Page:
Anthem Books (23 August 2005)
Capitalism is a source of social progress and as such it is inevitable. It has allowed us to leave behind our hand-to-mouth existence and given us time for recreation, for social interaction, for cultural and intellectual pursuits. But capitalism is also inhuman. It undermines our social relationships, destroys communities and traditional ways of life, it turns everything into commodities that are bought and sold in markets. In addition, capitalism streamlines our lives, making everything more and more bland, and us, the consumers, increasingly alike.
Caught between these contradictory imperatives, all successful societies have encouraged capitalism while at the same time also protecting themselves against it. And every society has dealt with this conflict in its own unique way. We have our families to support us, our clubs, associations and churches, and we have the state to protect our rights and our welfare. These solutions are not without problems to be sure, but all in all they work. This is how we have survived capitalism.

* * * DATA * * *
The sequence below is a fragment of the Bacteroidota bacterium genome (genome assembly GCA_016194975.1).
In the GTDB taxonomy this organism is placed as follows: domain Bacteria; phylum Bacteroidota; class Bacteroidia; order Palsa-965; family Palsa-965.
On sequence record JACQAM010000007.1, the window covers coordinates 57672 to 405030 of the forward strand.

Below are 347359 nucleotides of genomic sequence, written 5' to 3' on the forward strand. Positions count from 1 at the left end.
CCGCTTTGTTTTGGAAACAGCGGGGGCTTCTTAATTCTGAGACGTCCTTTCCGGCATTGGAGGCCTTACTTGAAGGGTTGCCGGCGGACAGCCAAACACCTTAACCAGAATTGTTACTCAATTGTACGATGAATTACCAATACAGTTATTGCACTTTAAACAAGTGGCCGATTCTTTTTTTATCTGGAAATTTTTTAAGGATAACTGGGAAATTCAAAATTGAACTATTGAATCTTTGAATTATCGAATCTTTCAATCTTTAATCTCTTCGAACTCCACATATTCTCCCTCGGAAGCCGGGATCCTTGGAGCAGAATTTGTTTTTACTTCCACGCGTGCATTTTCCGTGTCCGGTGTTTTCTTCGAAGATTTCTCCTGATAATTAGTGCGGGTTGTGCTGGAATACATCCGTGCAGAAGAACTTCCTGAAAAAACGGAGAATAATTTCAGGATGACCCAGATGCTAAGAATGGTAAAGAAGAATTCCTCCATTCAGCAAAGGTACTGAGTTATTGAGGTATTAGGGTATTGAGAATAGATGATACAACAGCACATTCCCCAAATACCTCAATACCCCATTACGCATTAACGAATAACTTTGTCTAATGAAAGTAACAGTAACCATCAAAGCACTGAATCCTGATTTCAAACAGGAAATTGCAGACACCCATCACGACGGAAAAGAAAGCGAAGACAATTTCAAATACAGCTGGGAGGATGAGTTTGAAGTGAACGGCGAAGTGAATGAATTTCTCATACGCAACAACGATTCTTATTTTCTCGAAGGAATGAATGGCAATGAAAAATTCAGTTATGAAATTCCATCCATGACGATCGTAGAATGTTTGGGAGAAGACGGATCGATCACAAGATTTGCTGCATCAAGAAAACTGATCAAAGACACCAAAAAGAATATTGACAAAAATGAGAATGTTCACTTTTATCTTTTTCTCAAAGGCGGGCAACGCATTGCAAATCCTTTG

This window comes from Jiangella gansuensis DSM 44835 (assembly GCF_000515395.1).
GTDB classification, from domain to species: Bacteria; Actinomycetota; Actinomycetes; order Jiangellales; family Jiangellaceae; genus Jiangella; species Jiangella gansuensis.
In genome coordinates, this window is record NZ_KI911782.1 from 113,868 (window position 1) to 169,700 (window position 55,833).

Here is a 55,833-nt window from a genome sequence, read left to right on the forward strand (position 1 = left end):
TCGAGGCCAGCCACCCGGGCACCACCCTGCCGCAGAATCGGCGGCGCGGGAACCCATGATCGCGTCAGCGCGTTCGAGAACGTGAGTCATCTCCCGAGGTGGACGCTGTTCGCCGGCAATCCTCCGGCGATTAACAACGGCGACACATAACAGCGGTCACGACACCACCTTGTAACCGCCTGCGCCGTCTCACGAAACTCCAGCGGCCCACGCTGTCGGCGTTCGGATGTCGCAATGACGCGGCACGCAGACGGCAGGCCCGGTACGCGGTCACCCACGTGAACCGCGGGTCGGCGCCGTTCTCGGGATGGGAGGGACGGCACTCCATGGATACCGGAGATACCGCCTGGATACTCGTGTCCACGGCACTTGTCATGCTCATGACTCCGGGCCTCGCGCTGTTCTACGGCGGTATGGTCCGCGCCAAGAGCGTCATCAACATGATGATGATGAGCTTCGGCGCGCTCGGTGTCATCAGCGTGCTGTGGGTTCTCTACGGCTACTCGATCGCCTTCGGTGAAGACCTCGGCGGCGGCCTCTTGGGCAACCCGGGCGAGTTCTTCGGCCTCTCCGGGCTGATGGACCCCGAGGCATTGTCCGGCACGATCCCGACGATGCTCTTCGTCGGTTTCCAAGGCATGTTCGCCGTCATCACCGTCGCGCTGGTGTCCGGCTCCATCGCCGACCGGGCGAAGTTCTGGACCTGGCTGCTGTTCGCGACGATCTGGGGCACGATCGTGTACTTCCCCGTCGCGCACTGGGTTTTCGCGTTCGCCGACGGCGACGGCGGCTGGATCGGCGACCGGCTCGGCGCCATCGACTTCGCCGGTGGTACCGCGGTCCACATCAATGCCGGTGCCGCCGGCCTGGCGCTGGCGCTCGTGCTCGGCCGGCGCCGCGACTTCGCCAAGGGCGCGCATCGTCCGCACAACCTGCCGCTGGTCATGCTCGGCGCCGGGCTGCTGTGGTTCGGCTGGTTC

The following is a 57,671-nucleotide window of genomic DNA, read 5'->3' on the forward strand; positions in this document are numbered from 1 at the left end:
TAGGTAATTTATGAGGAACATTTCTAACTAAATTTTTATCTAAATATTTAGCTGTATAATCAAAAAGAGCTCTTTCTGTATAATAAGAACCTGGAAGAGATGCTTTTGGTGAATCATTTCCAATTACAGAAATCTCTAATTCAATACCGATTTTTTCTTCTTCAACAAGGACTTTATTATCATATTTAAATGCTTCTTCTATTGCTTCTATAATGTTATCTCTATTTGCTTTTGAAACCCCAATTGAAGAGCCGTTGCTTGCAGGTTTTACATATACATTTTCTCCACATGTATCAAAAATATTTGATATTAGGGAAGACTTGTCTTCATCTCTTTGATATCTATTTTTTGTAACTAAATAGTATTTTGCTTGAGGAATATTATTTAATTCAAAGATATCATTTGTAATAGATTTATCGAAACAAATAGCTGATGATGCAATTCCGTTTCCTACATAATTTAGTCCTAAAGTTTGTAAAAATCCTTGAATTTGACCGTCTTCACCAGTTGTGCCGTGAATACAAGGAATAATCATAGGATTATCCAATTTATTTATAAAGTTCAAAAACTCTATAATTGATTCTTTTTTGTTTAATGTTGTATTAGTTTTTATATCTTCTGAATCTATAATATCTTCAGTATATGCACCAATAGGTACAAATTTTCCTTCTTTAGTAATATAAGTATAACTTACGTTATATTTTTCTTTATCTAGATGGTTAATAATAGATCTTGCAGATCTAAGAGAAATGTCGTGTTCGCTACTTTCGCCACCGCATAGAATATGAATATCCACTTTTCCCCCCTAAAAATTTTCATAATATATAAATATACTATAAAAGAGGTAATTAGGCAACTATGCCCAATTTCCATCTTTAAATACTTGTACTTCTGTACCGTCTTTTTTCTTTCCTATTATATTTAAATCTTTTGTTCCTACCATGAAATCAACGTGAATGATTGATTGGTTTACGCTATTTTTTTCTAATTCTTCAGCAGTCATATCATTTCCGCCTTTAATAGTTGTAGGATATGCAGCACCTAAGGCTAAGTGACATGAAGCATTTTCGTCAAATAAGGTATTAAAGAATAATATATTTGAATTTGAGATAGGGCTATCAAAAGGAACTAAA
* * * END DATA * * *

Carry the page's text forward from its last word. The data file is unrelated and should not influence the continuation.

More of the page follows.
But now these support structures seem to be weakening. Our families are falling apart, we no longer spend time in clubs and associations, churches are in decline, and our states are losing power. All the while, economic markets are growing both in size and in power. While society is becoming ever weaker, markets are becoming ever stronger. With renewed force, capitalism is tearing away at the fabric of our societies and threatening to lay waste to the lives we have made for ourselves. The situation is disturbing and the consequences far-reaching. What is going to happen to us? In a fully globalised world, how will we survive capitalism?
Erik Ringmar is senior lecturer in the Department of Government at the London School of Economics and Political Science
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